At Lipscomb, education is never complete with Lifelong Learning Program

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Colleen Morris is a former teacher who in her retirement continues to seek learning opportunities. “My education will never be complete,” she said.  

Morris is one of the students at Lipscomb University, taking part in the Lifelong Learning program.

The Lifelong Learning Senior Alumni Project offers non-credit courses for senior adults. Each class is taught on campus by teachers who are highly qualified and passionate in their subject areas. HamarTywater

“It’s open to everybody, not exclusively for Lipscomb alumni,” said Amy Hamar, Lifelong Learning director. “We love newcomers.”

Fellow Lipscomb alumna Laura Tywater accompanies Hamar as program coordinator, a duo beloved by students.

The program has become very popular through the years and its biggest promoters are Lifelong Learning students, said Hamar. Students will often come to class and love it so much they bring friends, she said.

Shalynn Womack used the program as part of her homeschool curriculum; she and her teenage daughter attended Lifelong Learning classes together. Womack said one of their favorites was a class taught by a former criminal investigator.

“We’ve been coming for at least ten years, said Womack. “It’s just something different and we really enjoy it.”

The Lifelong Learning Program includes travel opportunities and is offering two trips in the coming year. Each class session includes a preliminary class on the destination about to be visited.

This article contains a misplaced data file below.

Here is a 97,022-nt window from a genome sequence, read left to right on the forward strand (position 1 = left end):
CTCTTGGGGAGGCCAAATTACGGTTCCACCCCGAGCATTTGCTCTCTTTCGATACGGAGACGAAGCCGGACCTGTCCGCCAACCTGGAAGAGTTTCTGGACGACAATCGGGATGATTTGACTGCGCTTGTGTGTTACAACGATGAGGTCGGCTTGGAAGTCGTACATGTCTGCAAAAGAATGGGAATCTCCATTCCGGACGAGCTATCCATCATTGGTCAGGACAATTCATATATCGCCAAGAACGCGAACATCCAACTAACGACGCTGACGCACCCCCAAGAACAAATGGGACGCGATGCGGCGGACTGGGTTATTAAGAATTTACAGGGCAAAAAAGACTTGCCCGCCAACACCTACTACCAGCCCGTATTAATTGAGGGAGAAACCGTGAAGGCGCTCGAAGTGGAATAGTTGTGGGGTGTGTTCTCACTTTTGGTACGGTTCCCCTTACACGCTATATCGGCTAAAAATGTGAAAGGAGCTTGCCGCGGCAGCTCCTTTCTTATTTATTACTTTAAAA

Randy Valenti said that years ago he and his wife had been about to leave for a trip to Cuba when she suddenly died from a heart attack. Now years later, he is excited to go to Cuba with Lifelong Learning in March of 2019 on the program's first trip to Cuba. In preparation, Valenti is taking the class “Cuba and the United States” taught by Frank Robinson.

“It keeps my mind occupied,” said Valenti. “It’s enlightening to learn in a group where we can discuss and react together.”

While some are enthusiastic travelers, others enjoy the classroom experiences.

“These are classes we want to take,” said Morris, who loves history and simply wanted to learn about Cuba. Morris shared that she loves to talk with her grandchildren, who are in high school and college, about what each of them are learning in the classroom. She gets extra excited when they are studying the same topic she is. “They can tell me something I don’t know, and then I can tell them something maybe they don’t know.”

Each class offers a diverse syllabus; some include special speakers, performances or field trips. Morris said she once took a course on Scotland that ended with the class eating out in a pub.

There are no tests and no homework. Each student is essentially auditing the class, taking notes if they want or just absorbing information through the lectures, said Hamar.

“It’s just plain fun,” said Morris who is so engaged she claims, “There are no tests, but I’ve studied, I’m ready to take a test!”

For more information on classes and travel opportunities with Lifelong Learning, visit